“It is. Before launch and the first half of the voyage, while he was quite polite, he never relaxed. Now, he can. No, don’t help me. But, thanks for the information about the coffee. Just how good is it?”

“Properly made, wonderful. Improperly made, it, well…” Apastron said, gesturing to the sample, indicating she should try it.

Zubon sniffed at the coffee, then took a taste. She recoiled from it, nearly dropping the sample and almost backing into a power switching panel. “That’s horrible!”

“Run it hot through a brown paper filter and all the bad esters come out. Just try it and see.”

“Not a bad idea, don’t mind if I do.” Zubon said as she made her way out of Engineering. Analysis of the sample revealed the bad tasting esters, and a little experimentation with filters proved the foxtaur correct. “You know, I just might switch to this,” she said in admiration.

After filtering a full pot, she brought the pot to Medical. Radiance was sound asleep on an exam bed. She filled a mug and put it on the table next to Radiance’s bed before waking him. “Here, try this,” she told him.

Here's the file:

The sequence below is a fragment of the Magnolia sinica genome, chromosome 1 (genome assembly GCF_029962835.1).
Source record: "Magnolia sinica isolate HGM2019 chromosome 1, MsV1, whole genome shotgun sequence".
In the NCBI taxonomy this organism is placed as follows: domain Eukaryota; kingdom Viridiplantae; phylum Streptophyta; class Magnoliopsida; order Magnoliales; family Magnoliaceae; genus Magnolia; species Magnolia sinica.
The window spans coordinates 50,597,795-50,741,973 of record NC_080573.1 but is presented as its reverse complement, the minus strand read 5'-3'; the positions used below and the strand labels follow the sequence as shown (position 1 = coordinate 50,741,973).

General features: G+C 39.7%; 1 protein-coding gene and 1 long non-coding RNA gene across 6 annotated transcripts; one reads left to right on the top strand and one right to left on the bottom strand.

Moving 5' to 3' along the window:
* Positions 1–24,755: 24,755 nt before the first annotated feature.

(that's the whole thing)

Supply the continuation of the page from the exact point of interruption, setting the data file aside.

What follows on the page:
Radiance picked up the mug in his glow, sniffing it carefully before taking a sip. His eyes went wide at the taste, taking a bigger gulp. “A little thin, but great flavor. Where you pick this up, on Chakona?” he asked, smiling up at the doctor.

“You can say that, Point. Behave and I’ll tell you the secret of making it taste the way it does. Otherwise, you will get the raw, which will bring you here almost every day...,” she said with a growl.

Radiance knew he had put his hoof in something nasty. “Something bothering you, Zubon?”